On Tuesday, October 8, 2013, European lawmakers approved sweeping new regulations governing the multibillion-dollar tobacco market.  The new regulations include more visible and more extensive health warnings on cigarette packs and a ban on menthol in order to further curb smoking. After months of bitter debate and strong lobbying campaigns by members of the tobacco industry, the European Parliament voted in Strasbourg to dismiss the claims by the tobacco industry that the proposed regulations were disproportionate and limited consumer freedom. The lawmakers voted to impose warning labels covering 65 percent of cigarette packs to be shown above the brand logo. Current warning labels cover only 30-40 percent of packages. In addition, the inclusion of gruesome pictorials, for example showing cancer-infested lungs, may also be permitted to cover the cigarette packs.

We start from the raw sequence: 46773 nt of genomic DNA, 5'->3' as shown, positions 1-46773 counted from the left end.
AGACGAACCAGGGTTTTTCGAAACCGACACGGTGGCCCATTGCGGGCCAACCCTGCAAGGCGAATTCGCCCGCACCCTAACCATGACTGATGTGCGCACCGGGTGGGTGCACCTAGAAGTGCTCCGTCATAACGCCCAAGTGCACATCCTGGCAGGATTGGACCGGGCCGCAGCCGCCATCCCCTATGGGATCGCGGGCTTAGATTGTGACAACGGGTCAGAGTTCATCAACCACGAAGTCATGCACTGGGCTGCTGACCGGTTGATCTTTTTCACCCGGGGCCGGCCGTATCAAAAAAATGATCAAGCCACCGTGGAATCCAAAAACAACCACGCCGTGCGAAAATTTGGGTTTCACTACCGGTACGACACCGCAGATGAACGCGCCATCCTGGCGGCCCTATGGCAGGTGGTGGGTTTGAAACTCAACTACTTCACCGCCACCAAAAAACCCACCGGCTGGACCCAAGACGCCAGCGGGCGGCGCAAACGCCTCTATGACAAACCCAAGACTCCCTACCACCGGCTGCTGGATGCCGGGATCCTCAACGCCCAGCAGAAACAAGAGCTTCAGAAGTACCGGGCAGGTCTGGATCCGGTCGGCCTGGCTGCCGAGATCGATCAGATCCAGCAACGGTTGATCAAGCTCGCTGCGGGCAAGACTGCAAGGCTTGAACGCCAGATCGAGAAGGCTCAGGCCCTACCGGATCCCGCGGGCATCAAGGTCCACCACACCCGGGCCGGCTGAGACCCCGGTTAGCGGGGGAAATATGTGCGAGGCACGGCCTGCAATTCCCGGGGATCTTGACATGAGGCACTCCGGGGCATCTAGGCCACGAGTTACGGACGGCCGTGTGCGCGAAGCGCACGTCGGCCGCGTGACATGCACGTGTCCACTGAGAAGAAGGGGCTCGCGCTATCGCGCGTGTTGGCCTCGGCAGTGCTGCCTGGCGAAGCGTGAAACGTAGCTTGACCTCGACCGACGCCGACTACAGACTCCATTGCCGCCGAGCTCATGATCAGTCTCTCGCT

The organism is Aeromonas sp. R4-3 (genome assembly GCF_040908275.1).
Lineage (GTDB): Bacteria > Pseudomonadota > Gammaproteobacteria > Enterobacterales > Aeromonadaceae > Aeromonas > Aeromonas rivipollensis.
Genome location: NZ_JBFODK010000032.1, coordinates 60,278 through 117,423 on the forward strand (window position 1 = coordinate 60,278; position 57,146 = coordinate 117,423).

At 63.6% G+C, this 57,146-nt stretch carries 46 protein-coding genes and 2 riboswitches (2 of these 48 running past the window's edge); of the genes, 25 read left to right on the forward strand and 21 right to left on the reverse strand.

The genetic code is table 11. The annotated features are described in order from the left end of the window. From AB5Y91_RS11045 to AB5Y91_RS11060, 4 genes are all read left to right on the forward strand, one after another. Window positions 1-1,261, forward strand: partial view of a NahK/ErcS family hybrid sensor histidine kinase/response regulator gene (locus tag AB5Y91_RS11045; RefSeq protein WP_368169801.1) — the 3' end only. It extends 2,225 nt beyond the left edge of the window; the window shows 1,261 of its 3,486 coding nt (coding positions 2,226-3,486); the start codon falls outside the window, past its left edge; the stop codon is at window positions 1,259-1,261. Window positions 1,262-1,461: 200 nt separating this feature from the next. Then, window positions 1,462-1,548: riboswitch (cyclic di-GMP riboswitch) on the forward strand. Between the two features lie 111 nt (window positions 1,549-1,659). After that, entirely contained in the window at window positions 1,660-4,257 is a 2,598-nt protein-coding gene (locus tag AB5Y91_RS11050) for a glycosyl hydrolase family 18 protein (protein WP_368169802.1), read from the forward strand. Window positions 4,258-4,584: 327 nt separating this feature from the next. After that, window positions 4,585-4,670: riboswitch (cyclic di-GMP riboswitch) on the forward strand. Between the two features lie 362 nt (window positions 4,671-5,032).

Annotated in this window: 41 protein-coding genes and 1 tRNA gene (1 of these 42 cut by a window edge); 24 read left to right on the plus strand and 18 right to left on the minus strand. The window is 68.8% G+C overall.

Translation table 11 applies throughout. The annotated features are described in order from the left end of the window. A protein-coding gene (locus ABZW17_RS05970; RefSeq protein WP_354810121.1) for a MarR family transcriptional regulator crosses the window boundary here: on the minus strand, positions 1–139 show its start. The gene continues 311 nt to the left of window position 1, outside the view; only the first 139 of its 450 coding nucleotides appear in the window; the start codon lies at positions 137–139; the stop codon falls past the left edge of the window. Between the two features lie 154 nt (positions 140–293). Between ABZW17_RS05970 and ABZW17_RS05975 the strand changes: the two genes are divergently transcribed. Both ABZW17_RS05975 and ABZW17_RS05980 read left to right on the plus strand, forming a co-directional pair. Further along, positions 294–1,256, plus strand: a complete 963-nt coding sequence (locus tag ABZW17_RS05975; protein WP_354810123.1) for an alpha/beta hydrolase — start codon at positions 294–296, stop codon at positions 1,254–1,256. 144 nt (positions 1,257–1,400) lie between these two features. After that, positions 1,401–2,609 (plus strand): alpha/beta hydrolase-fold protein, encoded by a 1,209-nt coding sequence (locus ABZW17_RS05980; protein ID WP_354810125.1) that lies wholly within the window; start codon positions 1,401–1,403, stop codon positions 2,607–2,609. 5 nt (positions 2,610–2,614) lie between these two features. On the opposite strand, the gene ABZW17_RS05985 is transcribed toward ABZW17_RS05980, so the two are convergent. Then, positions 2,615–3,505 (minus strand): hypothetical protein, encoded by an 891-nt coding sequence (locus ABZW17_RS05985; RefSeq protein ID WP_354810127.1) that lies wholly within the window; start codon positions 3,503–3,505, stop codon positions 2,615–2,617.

Before the regulations can enter into force, the legislature still must reach a compromise with the 28 European Union governments on certain points. The new proposed rules were viewed by the World Health Organization and EU health officials as an important milestone.  However, this milestone does not serve as the end of the quest to stop people from smoking and keep teens from ever picking up a cigarette.

Smoking bans in public, limitations on tobacco firms’ advertising, and other measures over the past decade have seen the number of smokers fall from an estimated 40 percent of the EU’s 500 million citizens to 28 percent now. Still, treatment of smoke-related diseases costs about 25 billion euros ($34 billion) a year, and the bloc estimates there are around 700,000 smoking-related deaths per annum across the 28-nation bloc.